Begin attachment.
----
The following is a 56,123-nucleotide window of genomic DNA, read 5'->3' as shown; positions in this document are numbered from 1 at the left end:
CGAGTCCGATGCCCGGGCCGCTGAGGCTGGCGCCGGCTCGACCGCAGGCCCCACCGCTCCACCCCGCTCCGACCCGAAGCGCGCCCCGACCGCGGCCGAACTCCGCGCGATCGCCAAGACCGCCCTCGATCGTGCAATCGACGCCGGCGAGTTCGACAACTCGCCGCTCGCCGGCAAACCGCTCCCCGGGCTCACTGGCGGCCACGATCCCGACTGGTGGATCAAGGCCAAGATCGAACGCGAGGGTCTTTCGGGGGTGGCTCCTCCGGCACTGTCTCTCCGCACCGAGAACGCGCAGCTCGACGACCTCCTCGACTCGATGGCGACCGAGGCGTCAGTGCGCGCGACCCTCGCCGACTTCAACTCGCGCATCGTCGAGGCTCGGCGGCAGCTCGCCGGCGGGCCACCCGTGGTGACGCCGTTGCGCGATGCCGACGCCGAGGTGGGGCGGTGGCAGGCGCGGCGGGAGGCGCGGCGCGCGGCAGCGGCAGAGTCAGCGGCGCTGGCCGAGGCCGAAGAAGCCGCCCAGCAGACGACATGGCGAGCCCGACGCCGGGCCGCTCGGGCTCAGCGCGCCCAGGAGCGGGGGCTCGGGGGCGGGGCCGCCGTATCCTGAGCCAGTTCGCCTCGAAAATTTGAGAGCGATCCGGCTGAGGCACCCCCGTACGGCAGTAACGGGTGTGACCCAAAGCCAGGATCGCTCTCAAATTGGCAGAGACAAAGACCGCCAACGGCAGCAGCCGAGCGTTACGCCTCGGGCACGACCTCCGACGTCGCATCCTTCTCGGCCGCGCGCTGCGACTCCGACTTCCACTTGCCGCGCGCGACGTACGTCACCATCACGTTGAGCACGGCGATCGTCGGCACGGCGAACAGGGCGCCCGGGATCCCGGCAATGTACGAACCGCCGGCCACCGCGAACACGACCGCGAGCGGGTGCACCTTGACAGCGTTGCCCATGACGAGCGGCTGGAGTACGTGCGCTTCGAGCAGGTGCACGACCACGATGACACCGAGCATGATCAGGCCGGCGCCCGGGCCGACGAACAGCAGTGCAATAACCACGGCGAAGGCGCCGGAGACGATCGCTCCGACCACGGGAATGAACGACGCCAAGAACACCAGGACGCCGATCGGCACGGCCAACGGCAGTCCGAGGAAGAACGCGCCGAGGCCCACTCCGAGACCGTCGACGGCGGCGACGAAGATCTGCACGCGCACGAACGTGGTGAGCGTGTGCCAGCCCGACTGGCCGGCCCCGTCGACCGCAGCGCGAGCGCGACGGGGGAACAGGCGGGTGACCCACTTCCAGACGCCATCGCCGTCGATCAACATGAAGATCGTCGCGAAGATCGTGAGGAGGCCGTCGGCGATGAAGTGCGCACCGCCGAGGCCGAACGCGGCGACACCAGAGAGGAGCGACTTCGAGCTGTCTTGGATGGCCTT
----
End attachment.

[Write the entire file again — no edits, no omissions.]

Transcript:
The following is a 56,123-nucleotide window of genomic DNA, read 5'->3' as shown; positions in this document are numbered from 1 at the left end:
CGAGTCCGATGCCCGGGCCGCTGAGGCTGGCGCCGGCTCGACCGCAGGCCCCACCGCTCCACCCCGCTCCGACCCGAAGCGCGCCCCGACCGCGGCCGAACTCCGCGCGATCGCCAAGACCGCCCTCGATCGTGCAATCGACGCCGGCGAGTTCGACAACTCGCCGCTCGCCGGCAAACCGCTCCCCGGGCTCACTGGCGGCCACGATCCCGACTGGTGGATCAAGGCCAAGATCGAACGCGAGGGTCTTTCGGGGGTGGCTCCTCCGGCACTGTCTCTCCGCACCGAGAACGCGCAGCTCGACGACCTCCTCGACTCGATGGCGACCGAGGCGTCAGTGCGCGCGACCCTCGCCGACTTCAACTCGCGCATCGTCGAGGCTCGGCGGCAGCTCGCCGGCGGGCCACCCGTGGTGACGCCGTTGCGCGATGCCGACGCCGAGGTGGGGCGGTGGCAGGCGCGGCGGGAGGCGCGGCGCGCGGCAGCGGCAGAGTCAGCGGCGCTGGCCGAGGCCGAAGAAGCCGCCCAGCAGACGACATGGCGAGCCCGACGCCGGGCCGCTCGGGCTCAGCGCGCCCAGGAGCGGGGGCTCGGGGGCGGGGCCGCCGTATCCTGAGCCAGTTCGCCTCGAAAATTTGAGAGCGATCCGGCTGAGGCACCCCCGTACGGCAGTAACGGGTGTGACCCAAAGCCAGGATCGCTCTCAAATTGGCAGAGACAAAGACCGCCAACGGCAGCAGCCGAGCGTTACGCCTCGGGCACGACCTCCGACGTCGCATCCTTCTCGGCCGCGCGCTGCGACTCCGACTTCCACTTGCCGCGCGCGACGTACGTCACCATCACGTTGAGCACGGCGATCGTCGGCACGGCGAACAGGGCGCCCGGGATCCCGGCAATGTACGAACCGCCGGCCACCGCGAACACGACCGCGAGCGGGTGCACCTTGACAGCGTTGCCCATGACGAGCGGCTGGAGTACGTGCGCTTCGAGCAGGTGCACGACCACGATGACACCGAGCATGATCAGGCCGGCGCCCGGGCCGACGAACAGCAGTGCAATAACCACGGCGAAGGCGCCGGAGACGATCGCTCCGACCACGGGAATGAACGACGCCAAGAACACCAGGACGCCGATCGGCACGGCCAACGGCAGTCCGAGGAAGAACGCGCCGAGGCCCACTCCGAGACCGTCGACGGCGGCGACGAAGATCTGCACGCGCACGAACGTGGTGAGCGTGTGCCAGCCCGACTGGCCGGCCCCGTCGACCGCAGCGCGAGCGCGACGGGGGAACAGGCGGGTGACCCACTTCCAGACGCCATCGCCGTCGATCAACATGAAGATCGTCGCGAAGATCGTGAGGAGGCCGTCGGCGATGAAGTGCGCACCGCCGAGGCCGAACGCGGCGACACCAGAGAGGAGCGACTTCGAGCTGTCTTGGATGGCCTT